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  1. Is it possible for S.M.A.R.T. to give false readings (say I was fiddling with lots of recovery programs, transfers, so on and so forth) or is it absolutely a read-only direct correlation to the physical status of a drive?

  2. Does SpinRite level 5 "recover bad sectors" operate on those marked at the factory? Are they on the same level as your generic bad sector, with SpinRite thus having full access?

  3. The main firmware of (many?) drives, like a WD Passport is stored on the platter. How is it protected? Might SpinRite's sector recovery corrupt it?

  4. Is the failure of a drive to report valid identity information (hdparm -I /dev/xx) consistent with corrupted firmware, or just general disk failure? I may be misunderstanding the role of firmware here. I feel I've read a drive's identity information is on the platter, just like the partition tables and so on. Is this true?

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I can't definitively answer the others questions but the firmware, at least in the drives I've worked with, is not on the platter. It's in EEPROM on the board. That's why it takes so long to write so little when flashing the firmware. –  John Gardeniers Mar 1 '10 at 3:42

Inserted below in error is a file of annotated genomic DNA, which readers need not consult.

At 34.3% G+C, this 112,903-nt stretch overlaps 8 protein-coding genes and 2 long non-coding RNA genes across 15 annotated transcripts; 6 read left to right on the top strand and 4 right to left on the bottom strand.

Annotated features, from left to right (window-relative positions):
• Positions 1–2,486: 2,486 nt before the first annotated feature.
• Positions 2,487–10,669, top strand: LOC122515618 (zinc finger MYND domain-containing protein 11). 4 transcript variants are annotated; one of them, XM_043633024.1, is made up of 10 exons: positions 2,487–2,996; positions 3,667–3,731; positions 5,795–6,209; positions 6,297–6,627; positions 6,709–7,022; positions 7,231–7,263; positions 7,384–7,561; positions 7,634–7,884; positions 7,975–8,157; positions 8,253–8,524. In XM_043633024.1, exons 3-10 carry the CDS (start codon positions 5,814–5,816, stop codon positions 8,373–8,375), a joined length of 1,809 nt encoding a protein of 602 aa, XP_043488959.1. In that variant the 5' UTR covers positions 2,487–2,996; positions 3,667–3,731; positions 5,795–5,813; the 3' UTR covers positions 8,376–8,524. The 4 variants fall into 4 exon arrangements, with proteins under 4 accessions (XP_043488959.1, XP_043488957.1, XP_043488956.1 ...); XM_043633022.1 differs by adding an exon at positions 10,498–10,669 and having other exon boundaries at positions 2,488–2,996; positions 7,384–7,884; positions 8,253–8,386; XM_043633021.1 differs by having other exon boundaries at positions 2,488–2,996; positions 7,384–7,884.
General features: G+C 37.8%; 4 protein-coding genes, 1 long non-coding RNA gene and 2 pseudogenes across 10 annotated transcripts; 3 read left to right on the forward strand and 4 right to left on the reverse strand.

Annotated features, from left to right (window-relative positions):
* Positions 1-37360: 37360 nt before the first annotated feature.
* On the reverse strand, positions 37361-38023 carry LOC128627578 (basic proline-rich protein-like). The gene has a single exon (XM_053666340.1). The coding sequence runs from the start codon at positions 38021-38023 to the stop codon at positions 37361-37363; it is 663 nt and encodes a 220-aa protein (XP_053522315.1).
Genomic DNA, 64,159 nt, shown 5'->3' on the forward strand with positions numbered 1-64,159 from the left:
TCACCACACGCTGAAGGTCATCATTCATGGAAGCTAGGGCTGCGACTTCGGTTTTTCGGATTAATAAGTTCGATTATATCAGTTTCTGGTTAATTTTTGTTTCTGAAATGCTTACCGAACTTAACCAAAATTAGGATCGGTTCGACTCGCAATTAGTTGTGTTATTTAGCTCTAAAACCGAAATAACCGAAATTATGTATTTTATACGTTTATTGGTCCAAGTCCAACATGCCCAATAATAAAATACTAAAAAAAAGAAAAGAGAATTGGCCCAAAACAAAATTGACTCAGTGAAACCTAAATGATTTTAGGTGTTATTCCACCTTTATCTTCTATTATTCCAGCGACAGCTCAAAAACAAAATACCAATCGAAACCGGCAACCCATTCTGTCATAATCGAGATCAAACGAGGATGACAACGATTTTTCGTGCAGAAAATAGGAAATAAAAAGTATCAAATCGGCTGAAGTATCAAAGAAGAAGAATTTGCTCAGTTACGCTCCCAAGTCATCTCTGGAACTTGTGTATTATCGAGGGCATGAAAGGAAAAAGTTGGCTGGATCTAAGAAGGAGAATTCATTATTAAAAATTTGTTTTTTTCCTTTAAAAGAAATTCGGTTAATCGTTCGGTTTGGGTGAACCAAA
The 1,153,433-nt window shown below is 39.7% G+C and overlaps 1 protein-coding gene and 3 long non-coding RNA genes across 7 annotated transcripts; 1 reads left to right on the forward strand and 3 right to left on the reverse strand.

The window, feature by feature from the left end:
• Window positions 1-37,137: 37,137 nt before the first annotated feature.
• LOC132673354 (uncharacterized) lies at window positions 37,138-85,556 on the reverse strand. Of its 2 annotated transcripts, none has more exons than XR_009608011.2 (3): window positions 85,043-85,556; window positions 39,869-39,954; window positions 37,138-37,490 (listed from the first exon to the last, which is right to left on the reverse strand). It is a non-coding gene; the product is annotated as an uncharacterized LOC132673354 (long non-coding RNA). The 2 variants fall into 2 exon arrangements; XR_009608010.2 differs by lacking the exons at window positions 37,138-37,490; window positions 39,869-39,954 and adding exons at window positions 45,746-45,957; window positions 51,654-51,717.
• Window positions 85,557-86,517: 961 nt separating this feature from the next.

tldr; could you edit this down some? Also, it belongs on superuser.com –  Dennis Williamson Mar 1 '10 at 4:03
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2 Answers

up vote 3 down vote accepted
  1. Smart records a large number of values on the disk. For each value there is a limit before errors are reported. If you are getting smart errors your disk is most likely in a bad shape, but smart is not guaranteed to give a warning. Some types of abuse (starting and shutting down the disk very often) can give early smart errors.

  2. I don't know what interface SpinRite uses against the disk. There are on some disks a factory interface used when producing the disks, but I don't think the disks exposes this without special hardware. Otherwise it can only read/write the standard drive parameters, and not easily access blocks marked as bad by the firmware.

  3. No disk (after IDE) stores the whole firmware on platter. Because it needs a firmware to read the platter. Disks before IDE/SCSI some times did not have firmware. I see no reason to store firmware on platter.

  4. The information about the disk geometry and such is stored in firmware on chip. Failure to report it can be a sign of a dead disk, but also communication problems with the disk (for example a master/slave conflict).

If the disk can't report geometry you will usually not be able to read it anyway. In those cases I typically recommend restoring from backup... Because you do have backup, right?

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http://www.linuxjournal.com/magazine/monitoring-hard-disks-smart

I have found similar conclusions. We've had drives fail more frequently that give no indication on smartctld. SMART detects read errors, drives can fail mechanically or have the controller board fail which is never/rarely predictable.

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